It’s fashionable in some libertarian circles to dismiss global warming but I think sustainability is very libertarian.
Think about property rights. For example, it’s pretty obvious that if you dump your trash on my front porch, or more accurately my front stoop, that’s a crime against my property. If your factory belches smoke that provably gives my kid asthma that’s a crime against his person. If you use resources without paying for them, in a way that provably and permanently damages the planet, at worst you are committing a crime against the property of many and at best you are being a selfish meany who wouldn’t be very popular or successful in a functioning libertarian society.
Being libertarian ought to be about paying for the resources you consume whether it’s exotic hardwood for the fretboard on my next 5 string or whether it’s a cubic foot of clean air. Of course the exotic hardwood is expensive and the (relatively) clean air – so far – is pretty cheap. There’s that free market at work. That part seems pretty easy.
It’s gets a little difficult to prove you are causing my kids’ asthma or global warming. It’s also pretty hard to pin down my rights to air. It’s made more difficult by the fact that our rulers make decisions in the back rooms about how much asthma we can accept in order to keep those workers working and the campaign contributions coming. National standards for vehicle emissions or smoking bans might be considered a little arbitrary compared to decentralized decisions based on free will and the market. That’s why those types of decisions need to be left up to the court system and the markets. Of course those decisions won’t be perfect but they will be pretty good and a whole lot better than decisions made by politicians and bureaucrats.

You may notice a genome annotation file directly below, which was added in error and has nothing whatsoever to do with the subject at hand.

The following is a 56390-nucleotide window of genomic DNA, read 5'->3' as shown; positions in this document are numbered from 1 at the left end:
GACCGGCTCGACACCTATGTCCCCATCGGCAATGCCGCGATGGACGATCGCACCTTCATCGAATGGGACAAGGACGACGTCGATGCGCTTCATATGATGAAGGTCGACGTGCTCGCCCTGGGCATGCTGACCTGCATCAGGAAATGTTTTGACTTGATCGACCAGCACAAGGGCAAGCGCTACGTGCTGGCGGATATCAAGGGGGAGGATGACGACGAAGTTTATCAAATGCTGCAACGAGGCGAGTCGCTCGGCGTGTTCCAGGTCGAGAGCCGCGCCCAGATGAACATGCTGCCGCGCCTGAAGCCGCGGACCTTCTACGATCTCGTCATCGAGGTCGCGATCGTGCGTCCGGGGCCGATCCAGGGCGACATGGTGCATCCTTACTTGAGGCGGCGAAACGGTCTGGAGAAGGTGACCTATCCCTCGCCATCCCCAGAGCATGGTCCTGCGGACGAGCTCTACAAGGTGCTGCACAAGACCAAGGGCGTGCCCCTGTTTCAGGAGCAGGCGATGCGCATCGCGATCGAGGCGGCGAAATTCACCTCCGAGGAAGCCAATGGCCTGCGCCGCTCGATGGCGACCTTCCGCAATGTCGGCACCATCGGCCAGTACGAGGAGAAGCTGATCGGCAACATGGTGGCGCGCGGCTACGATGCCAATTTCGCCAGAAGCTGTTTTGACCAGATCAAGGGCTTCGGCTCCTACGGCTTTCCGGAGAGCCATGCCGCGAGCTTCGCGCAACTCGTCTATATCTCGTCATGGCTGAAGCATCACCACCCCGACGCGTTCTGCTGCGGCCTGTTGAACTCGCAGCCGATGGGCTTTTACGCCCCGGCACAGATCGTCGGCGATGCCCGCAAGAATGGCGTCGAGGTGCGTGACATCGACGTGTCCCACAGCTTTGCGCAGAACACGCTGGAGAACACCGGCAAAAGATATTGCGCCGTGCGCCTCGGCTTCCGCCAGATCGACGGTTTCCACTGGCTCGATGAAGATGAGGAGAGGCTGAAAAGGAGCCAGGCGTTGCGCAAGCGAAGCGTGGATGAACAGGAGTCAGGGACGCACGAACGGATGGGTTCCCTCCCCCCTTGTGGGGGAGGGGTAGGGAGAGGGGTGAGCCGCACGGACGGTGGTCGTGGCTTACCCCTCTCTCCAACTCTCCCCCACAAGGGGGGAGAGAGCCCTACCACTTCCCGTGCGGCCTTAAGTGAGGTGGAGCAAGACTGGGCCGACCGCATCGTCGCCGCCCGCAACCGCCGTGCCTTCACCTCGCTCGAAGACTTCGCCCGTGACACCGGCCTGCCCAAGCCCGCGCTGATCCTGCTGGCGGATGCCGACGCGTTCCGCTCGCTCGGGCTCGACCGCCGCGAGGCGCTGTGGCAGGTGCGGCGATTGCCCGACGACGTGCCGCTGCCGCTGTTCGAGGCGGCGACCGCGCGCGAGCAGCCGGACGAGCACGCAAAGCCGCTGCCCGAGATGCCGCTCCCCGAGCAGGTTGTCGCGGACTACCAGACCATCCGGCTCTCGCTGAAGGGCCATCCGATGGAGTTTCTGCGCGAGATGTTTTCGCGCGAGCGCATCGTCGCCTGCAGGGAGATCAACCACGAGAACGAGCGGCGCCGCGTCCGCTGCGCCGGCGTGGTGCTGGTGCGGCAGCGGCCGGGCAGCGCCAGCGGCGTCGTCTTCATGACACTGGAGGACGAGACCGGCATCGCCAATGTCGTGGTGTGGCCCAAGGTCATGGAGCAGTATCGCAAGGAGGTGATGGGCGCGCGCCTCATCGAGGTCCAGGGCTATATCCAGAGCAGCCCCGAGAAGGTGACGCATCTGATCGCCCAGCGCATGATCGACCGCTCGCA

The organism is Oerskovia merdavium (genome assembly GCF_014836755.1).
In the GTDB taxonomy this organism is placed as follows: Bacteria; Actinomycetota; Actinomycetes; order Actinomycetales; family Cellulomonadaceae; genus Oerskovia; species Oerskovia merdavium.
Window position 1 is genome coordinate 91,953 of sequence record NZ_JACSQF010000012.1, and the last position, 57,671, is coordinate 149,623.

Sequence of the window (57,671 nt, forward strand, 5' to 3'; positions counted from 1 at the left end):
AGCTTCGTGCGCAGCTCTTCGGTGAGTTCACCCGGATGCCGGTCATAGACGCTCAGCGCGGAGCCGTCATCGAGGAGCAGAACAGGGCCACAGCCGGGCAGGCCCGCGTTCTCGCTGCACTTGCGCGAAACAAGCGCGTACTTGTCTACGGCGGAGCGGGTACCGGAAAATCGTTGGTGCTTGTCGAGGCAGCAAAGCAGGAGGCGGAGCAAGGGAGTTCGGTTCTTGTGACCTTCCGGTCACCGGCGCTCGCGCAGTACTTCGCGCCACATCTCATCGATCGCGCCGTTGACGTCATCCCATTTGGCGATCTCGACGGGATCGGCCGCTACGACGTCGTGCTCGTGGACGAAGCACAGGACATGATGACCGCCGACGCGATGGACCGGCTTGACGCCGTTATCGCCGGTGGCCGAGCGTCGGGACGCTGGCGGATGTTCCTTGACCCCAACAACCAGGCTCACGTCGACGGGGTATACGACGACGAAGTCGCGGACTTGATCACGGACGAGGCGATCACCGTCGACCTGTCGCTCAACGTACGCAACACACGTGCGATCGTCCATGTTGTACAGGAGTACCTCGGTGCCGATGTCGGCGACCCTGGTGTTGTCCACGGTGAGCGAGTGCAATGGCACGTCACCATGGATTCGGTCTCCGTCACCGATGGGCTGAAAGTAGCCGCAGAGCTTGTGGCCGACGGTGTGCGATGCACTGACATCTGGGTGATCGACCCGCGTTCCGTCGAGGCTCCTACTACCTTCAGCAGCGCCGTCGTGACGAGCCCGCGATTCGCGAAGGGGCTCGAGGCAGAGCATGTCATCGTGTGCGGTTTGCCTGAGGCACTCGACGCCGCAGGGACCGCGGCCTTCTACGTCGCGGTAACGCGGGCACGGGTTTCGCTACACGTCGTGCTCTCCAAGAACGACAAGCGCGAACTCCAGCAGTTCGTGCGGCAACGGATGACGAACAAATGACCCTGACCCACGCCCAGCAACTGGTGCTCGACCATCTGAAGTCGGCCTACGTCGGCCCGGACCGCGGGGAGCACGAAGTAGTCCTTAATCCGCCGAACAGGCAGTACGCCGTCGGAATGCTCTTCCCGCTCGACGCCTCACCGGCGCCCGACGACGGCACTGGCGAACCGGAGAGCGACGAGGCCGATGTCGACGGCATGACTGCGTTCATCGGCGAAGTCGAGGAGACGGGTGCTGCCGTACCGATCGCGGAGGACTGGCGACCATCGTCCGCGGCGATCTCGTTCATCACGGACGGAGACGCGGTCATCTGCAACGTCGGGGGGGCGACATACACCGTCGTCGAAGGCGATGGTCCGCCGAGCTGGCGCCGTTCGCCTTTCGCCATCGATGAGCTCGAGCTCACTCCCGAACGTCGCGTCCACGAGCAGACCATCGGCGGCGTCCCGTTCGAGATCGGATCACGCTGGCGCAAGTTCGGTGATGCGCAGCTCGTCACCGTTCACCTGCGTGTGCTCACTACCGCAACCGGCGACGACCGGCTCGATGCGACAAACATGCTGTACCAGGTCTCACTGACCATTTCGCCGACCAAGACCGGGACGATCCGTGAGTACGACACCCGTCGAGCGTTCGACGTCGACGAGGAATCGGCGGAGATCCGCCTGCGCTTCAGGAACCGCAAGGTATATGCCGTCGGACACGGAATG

Smoking bans are a great example. Not too long ago an otherwise intelligent person suggested to me that smoking was somehow similar to dumping garbage on his lawn. That’s not the first time I have heard such nonsense. Comparing smoke that I exhale in your general vicinity and that dissipates in a second and that you can walk away from, to dumping garbage on your lawn is complete nonsense. It’s provably your lawn and the garbage will be there for a few days or a few weeks unless you or I remove it. Please don’t waste my time if that’s the best you can do. Smoking bans are nothing more than our rulers imposing their own morality on us just because they can.
Let’s talk about vehicle emissions. I personally believe vehicle emissions reduce my quality of life considerably. I wonder if the smoking ban supporters are willing to ante up to compensate me for that. You can easily walk away from cigarette smoke in most cases. Unless you want to buy me a spaceship I can’t really walk away from vehicle emissions. If you decide not to drink (or work) in my smoking bar you haven’t lost much. If I have to leave the city or the planet to escape your vehicle emissions it costs me a great deal.
So how could a libertarian solution help?
Re-writing history is always a little speculative but consider the myriad of ways that government has worked against the market to increase gasoline use:
-military control of the middle east to reduce gas costs
-GI Bill that promoted suburban housing
-protectionist tariffs on high fuel efficiency cars
-Monday holidays to promote vacationing
-Tax incentives on heavy SUVs
I’m sure there are many more. See my point?
If we pretty much agree that things are not going so well at the moment, whether it’s global warming or foreign policy, or health care, or terrorism, maybe we should try something different.
Big government isn’t the solution. It’s the problem.